September 2017

Bad Bitch Barbie Craze and Beyoncé African American Women’s Bodies as Commodities in Hip-Hop Culture, Images, and Media

 

Crystal LaVoulle

LaVoulle Group, International Education Consultants, lavoullegroup@gmail.com

 

Tisha Lewis Ellison

University of Georgia, Athens, Georgia, thewisellison@gmail.com

Abstract

 

In this special issue of Taboo, the authors address Beyoncé’s “Lemonade” by considering the ways in which hip-hop discourse lays a foundation for generating critical discussions surrounding using the body as a commodity. We utilize Beyoncé’s “Lemonade” to frame the long history of portrayals of African American women’s bodies as money-making instruments and objects of sexual desire, resulting in the Bad Bitch Barbie.  The authors define a Bad Bitch Barbie as a woman who celebrates, and embraces the body while simultaneously using it as a commodity.  Representing a Black body ideal, in “Lemonade”, Beyoncé uses images of Black women’s bodies to express hurt, anger, and despair as Black women struggle to love themselves and each other in a racist and sexist society. This discussion is guided by Hip-Hop feminist theory, which explores the political, cultural, and social spaces that afflict women in hip-hop.  This theory gives voice to years of dominating opposition, sexism, and discourses that attempt to dis-empower women of color attempting to render them powerless in the ways that their own bodies are utilized.  Using an ethnographic case study method of African American hip-hop lovers and activists, the authors collected narrative inquiries, photo-elicited interviews, lyrics, images, and cultural artifacts. The findings indicate that although there are some women in hip-hop who are stuck in spaces where they are misrepresented, and sexually exploited, Beyoncé represents the Bad Bitch Barbie who welcomes the glamorization and embraces the profitability that is associated with the racialized, sexualized, and subjugated worldview of Black women’s bodies.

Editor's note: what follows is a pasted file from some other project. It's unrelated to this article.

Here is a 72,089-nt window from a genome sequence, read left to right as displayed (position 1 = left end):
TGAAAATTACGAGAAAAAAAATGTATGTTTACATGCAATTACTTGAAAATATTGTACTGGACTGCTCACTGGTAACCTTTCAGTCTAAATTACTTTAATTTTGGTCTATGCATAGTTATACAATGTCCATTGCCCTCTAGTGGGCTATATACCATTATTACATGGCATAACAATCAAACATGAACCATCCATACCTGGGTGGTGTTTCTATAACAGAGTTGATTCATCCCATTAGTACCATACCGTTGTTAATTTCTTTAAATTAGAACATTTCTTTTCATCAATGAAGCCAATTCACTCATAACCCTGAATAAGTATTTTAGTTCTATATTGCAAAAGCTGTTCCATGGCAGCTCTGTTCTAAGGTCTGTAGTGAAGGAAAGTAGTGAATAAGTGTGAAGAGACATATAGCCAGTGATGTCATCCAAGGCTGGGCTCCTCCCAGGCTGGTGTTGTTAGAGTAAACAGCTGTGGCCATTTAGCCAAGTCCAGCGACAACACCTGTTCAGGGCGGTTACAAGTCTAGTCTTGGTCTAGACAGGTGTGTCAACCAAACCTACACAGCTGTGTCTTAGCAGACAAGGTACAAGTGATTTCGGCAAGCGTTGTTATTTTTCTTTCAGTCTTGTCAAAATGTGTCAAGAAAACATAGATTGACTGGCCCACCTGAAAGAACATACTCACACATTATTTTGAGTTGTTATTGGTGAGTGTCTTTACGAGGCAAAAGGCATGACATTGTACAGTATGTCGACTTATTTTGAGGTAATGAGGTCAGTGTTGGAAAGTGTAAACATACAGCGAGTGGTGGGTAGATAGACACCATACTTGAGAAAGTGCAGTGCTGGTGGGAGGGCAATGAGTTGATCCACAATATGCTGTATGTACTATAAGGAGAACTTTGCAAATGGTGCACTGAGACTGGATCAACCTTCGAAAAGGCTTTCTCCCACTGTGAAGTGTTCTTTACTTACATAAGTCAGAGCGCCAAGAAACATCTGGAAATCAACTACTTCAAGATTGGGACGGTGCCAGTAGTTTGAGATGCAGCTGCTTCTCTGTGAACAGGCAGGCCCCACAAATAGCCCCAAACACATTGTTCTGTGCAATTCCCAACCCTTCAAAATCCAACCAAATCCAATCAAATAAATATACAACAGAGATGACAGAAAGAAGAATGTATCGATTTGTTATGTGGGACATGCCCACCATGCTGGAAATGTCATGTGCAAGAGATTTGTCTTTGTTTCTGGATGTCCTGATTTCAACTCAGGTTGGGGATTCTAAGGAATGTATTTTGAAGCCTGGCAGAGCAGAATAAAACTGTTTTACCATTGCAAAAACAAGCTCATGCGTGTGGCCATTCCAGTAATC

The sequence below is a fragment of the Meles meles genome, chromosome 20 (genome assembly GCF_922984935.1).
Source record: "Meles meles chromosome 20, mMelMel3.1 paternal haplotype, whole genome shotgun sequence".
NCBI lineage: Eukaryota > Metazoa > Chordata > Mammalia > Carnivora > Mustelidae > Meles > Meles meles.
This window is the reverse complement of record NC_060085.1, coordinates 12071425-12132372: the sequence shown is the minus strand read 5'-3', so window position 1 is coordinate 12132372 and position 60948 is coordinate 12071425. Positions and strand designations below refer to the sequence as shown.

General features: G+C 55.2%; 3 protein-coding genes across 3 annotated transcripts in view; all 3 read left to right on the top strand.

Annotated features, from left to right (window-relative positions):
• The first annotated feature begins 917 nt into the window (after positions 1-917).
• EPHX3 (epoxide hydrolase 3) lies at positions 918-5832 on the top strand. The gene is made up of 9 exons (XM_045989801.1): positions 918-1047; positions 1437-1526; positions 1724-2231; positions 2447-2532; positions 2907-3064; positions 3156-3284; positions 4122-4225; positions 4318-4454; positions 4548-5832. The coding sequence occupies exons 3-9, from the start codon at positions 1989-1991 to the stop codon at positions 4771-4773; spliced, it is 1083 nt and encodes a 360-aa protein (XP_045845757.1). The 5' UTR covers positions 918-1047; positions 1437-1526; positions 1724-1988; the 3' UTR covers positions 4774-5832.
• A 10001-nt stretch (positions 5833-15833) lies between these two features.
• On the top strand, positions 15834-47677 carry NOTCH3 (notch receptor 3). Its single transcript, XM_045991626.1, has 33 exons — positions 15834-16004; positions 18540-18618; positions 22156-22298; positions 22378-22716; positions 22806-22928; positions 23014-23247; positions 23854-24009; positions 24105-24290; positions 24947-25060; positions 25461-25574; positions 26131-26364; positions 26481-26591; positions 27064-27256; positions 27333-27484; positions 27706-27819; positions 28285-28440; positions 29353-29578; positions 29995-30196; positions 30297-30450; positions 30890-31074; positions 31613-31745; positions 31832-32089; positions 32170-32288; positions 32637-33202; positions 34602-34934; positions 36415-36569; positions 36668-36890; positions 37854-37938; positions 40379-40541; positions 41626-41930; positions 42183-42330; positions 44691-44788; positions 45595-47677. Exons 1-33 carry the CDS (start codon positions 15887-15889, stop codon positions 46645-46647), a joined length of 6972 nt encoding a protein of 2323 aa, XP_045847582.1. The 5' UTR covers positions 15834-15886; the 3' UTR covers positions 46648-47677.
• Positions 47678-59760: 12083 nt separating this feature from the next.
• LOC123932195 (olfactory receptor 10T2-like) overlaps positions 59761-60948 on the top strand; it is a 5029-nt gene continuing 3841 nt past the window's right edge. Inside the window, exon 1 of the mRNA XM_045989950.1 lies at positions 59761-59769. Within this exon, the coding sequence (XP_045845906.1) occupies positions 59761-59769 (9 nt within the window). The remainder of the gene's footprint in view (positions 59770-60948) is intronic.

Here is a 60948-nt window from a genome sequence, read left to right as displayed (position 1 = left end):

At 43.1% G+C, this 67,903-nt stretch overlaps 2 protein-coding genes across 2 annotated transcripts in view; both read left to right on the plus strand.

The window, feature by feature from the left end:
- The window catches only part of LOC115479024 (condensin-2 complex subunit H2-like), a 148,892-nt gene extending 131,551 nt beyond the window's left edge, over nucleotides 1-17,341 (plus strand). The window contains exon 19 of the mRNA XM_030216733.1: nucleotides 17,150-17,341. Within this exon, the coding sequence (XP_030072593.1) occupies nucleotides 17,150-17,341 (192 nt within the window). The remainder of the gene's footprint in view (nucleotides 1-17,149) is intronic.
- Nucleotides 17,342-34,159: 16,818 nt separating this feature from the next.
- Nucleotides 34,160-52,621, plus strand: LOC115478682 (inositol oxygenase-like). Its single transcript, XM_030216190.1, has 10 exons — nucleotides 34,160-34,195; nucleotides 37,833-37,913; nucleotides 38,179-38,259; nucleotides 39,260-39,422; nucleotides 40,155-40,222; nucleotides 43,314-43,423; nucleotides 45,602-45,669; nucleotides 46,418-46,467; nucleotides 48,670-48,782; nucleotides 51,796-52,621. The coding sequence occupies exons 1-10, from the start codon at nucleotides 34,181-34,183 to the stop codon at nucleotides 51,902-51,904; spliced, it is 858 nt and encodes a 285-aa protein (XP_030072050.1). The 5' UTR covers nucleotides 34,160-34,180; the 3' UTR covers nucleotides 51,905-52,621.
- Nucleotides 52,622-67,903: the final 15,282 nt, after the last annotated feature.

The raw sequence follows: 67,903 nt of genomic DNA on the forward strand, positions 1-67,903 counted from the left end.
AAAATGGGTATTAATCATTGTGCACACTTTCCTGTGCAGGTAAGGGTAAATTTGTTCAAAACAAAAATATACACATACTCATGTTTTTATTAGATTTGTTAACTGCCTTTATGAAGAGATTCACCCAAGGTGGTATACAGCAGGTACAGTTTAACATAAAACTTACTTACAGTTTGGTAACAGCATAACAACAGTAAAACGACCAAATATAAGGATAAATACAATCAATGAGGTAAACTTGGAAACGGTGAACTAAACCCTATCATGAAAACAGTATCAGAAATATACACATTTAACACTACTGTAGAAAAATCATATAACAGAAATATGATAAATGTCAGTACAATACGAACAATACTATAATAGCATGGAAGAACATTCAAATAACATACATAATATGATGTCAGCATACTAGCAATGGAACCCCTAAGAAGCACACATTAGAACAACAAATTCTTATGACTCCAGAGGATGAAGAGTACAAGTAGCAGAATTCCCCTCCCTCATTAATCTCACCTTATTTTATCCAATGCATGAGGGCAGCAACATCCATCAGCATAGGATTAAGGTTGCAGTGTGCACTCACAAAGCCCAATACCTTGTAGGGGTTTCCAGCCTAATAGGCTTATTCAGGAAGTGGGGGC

Keywords

hip-hop feminist theory, digital media, African American women, misogyny